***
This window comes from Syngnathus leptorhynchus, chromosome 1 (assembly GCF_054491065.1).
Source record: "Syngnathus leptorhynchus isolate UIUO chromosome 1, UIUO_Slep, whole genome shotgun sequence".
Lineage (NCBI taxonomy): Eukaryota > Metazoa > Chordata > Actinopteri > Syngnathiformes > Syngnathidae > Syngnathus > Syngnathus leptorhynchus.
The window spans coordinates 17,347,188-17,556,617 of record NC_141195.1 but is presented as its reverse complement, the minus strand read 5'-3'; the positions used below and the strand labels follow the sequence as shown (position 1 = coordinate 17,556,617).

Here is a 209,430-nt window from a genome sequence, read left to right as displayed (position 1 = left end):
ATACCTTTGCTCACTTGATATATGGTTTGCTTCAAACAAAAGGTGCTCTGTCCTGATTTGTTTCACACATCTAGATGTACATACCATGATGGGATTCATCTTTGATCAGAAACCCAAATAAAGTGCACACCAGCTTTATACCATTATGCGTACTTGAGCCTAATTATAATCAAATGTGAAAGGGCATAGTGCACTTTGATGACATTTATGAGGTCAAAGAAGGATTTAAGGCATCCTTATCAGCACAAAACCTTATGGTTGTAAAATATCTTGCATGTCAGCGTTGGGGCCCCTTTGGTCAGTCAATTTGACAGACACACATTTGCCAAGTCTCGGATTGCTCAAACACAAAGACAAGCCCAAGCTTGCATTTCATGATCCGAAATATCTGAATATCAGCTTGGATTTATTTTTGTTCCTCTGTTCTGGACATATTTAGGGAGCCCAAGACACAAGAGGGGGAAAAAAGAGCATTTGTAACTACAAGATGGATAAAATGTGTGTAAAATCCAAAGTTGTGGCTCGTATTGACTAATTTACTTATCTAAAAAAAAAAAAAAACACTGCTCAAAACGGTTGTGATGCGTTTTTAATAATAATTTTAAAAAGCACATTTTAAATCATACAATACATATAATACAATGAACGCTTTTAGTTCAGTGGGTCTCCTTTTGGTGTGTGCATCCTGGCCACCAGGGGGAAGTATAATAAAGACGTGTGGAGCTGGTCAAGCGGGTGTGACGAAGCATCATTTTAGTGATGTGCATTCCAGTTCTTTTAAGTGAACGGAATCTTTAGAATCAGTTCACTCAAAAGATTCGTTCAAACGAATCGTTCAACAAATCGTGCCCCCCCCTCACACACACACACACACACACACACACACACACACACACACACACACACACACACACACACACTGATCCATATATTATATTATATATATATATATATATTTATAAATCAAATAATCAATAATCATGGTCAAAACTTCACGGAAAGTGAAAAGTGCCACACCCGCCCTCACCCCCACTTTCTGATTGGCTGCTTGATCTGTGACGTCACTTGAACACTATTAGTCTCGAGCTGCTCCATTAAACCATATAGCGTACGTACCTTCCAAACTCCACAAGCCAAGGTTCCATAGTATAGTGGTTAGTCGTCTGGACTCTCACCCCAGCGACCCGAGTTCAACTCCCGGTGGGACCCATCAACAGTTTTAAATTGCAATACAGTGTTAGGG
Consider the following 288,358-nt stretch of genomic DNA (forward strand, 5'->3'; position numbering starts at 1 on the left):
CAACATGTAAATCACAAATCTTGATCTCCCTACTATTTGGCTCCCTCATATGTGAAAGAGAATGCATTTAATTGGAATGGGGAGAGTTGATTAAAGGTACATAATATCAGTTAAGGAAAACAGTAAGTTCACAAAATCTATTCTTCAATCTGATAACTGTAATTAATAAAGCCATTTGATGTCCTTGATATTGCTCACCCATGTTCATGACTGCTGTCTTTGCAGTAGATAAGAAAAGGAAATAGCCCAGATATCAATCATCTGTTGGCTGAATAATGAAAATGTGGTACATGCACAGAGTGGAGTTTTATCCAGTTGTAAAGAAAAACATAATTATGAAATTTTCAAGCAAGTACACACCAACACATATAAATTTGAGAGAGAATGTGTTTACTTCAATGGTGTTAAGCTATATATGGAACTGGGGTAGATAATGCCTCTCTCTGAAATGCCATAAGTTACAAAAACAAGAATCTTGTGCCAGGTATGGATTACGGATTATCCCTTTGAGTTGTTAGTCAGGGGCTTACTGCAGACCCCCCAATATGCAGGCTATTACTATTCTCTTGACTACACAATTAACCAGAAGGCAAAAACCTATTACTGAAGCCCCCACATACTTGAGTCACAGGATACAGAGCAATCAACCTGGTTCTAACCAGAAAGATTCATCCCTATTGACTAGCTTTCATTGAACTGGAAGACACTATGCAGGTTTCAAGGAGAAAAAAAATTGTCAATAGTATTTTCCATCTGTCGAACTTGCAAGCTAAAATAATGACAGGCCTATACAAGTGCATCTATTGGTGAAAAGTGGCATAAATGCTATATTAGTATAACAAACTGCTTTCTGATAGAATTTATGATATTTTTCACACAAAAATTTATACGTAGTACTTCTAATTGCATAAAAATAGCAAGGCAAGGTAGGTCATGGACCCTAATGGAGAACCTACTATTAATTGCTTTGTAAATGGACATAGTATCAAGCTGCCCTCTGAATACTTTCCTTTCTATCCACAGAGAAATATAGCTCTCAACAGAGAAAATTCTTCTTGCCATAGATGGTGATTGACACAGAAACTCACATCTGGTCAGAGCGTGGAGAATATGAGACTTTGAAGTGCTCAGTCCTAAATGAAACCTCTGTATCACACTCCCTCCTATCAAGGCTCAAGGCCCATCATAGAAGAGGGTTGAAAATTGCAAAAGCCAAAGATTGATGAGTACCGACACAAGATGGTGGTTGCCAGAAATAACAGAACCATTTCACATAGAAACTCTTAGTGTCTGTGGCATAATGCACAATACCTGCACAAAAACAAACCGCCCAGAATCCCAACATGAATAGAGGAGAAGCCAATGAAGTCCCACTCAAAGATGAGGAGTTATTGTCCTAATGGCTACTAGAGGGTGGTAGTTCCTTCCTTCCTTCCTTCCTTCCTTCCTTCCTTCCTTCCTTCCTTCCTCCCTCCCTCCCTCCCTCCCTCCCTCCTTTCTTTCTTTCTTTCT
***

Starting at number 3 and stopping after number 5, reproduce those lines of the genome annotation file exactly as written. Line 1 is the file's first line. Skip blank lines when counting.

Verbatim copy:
Lineage (NCBI taxonomy): Eukaryota > Metazoa > Chordata > Actinopteri > Syngnathiformes > Syngnathidae > Syngnathus > Syngnathus leptorhynchus.
The window spans coordinates 17,347,188-17,556,617 of record NC_141195.1 but is presented as its reverse complement, the minus strand read 5'-3'; the positions used below and the strand labels follow the sequence as shown (position 1 = coordinate 17,556,617).

Here is a 209,430-nt window from a genome sequence, read left to right as displayed (position 1 = left end):